FDA lifts curbs on dispensing abortion pills during pandemic
ACOG challenged the requirement last year but a short-handed Supreme Court following the death of Justice Ruth Bader Ginsburg in October declined to intervene. That allowed abortion clinics to continue dispensing the pills remotely, which they say has kept patients and staff safer during the pandemic.
The justices in January granted the Trump administration’s request to reinstate the rules, in a 6-3 decision that broke along ideological lines and marked the high court’s first major action on abortion since Justice Amy Coney Barrett was confirmed.
The Biden administration earlier this month asked an appeals court for more time to respond to ACOG’s lawsuit, and indicated that the FDA could decide to “exercise its enforcement discretion.”
ACOG’s Chief Executive Officer Maureen G. Phipps said Monday the lifting of the restrictions means “those in need of an abortion or miscarriage management will be able to do so safety and effectively by acquiring mifepristone though the mail — just as they would any other medication with a similarly strong safety profile.”
The move only covers the public health emergency and doesn’t spell out how the Biden administration will deal with the restrictions after the pandemic is over. Permanently lifting the curbs would vastly expand access to the drugs.
Demand for abortion pills has soared as conservative states have moved aggressively in recent years to restrict access to surgical abortions. In 2001, the drugs were used in just 5 percent of abortions in the U.S. By 2017, that jumped to 39 percent, according to the Guttmacher Institute, a research organization that supports abortion rights.
Scientists and doctors are increasingly supportive of medication abortions, which can only be used during the first 10 weeks of a pregnancy, and have long called for looser rules around how patients can obtain the pills. The pandemic brought the issue into high relief, as the government has moved to limit in-person dispensing and promote telemedicine.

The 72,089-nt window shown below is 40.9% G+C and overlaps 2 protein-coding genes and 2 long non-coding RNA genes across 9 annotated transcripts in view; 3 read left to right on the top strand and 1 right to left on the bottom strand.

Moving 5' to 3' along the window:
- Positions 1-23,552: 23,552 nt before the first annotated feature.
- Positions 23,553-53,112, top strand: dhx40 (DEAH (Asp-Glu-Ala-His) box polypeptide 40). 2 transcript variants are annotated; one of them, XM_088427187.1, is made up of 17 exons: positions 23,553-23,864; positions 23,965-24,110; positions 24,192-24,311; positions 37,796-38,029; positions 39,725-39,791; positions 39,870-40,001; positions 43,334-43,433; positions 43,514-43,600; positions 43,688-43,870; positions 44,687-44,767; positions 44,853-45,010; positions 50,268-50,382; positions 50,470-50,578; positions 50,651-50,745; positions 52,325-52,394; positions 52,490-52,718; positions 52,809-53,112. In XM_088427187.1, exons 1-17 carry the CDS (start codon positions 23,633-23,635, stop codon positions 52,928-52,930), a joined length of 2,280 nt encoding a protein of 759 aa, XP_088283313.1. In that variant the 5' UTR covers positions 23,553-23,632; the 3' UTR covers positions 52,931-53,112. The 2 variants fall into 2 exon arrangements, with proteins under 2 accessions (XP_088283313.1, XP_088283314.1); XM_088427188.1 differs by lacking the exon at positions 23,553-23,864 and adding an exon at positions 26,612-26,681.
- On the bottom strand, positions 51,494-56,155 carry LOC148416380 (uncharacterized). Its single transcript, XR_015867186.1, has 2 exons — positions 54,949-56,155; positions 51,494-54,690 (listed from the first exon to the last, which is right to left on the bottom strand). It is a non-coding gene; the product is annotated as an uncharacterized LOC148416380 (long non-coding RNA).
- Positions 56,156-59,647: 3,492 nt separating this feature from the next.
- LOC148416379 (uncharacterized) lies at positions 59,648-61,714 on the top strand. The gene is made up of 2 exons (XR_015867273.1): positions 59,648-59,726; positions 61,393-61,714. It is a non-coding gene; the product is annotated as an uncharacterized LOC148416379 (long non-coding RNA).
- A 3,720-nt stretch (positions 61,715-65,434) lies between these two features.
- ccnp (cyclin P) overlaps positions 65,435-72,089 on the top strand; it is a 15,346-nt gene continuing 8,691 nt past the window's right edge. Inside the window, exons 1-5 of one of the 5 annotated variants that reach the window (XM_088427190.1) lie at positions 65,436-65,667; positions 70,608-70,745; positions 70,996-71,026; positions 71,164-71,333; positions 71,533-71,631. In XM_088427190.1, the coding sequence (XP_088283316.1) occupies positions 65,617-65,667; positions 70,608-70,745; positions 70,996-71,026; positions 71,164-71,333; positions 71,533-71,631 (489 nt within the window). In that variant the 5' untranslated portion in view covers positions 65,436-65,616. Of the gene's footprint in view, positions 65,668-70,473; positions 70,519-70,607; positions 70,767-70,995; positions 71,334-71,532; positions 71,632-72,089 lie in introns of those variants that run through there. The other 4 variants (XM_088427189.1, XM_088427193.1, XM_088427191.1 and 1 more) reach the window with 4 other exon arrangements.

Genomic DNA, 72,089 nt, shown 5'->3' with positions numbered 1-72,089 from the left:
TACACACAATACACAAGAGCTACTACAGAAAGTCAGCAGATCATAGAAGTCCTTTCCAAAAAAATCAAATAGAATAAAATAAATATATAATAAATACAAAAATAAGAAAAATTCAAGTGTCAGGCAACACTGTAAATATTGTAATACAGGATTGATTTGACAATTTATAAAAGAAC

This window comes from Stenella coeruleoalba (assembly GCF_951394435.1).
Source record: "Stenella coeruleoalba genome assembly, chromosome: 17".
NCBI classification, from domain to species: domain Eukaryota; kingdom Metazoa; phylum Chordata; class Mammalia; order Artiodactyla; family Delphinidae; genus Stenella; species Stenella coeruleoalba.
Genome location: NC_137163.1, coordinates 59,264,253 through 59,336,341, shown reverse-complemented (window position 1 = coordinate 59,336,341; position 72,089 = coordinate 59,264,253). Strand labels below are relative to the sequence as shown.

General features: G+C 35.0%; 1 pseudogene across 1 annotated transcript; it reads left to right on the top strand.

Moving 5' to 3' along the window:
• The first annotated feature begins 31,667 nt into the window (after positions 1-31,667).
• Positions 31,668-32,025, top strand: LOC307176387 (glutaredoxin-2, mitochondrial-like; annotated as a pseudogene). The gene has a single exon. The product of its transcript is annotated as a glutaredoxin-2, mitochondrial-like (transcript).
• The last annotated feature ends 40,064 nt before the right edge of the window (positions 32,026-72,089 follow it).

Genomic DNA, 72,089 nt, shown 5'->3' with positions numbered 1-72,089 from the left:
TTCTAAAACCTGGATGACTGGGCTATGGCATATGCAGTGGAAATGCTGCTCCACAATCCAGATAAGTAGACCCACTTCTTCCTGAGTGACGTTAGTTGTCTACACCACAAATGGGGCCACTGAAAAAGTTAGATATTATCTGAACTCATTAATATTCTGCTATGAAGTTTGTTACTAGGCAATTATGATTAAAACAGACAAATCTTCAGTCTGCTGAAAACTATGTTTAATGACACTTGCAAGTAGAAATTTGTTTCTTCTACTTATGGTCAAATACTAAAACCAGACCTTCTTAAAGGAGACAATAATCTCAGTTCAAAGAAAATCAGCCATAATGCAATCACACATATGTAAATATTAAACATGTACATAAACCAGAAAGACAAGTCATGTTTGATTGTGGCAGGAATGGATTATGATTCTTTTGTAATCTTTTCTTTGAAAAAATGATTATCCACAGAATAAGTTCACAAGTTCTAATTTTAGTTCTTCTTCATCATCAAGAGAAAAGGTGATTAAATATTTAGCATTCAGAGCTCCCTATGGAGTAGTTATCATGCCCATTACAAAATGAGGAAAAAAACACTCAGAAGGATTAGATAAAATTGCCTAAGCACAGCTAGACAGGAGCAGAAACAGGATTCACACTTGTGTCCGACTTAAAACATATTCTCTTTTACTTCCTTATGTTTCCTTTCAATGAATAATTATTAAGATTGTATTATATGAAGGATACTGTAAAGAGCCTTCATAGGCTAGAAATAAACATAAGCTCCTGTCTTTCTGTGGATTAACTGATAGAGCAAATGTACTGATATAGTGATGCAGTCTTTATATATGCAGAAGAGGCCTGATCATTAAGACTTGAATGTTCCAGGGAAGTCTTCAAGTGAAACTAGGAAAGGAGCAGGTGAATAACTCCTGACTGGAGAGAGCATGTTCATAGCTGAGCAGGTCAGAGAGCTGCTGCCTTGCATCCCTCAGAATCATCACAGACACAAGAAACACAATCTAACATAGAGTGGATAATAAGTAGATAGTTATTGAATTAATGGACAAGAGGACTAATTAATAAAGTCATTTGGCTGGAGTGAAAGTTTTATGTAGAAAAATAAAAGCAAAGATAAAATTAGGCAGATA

Mifepristone “has very few risks at all,” said Jen Villavicencio, a health policy fellow with ACOG. “It is more safe than over-the-counter medications like ibuprofen and Tylenol. We know this medication can be safely administered via telemedicine because we’ve studied it.”
ACOG, along with the American Medical Association and other leading medical groups, has been lobbying the Biden administration and arguing in court that the federal rules for dispensing the pills should be loosened permanently. Their push has been echoed by Democrats in Congress, who have urged Biden to allow telemedicine abortions both during the pandemic and beyond.
But anti-abortion lawmakers and advocacy groups, anticipating Monday’s policy shift, have been working to preemptively ban the pills or make them more difficult to obtain.
A new ban on telemedicine abortions in Ohio that was set to take effect on Monday was blocked by a state court, while others are still advancing in Indiana, Arkansas, Iowa, Alabama, Texas, Oklahoma, Wyoming and West Virginia.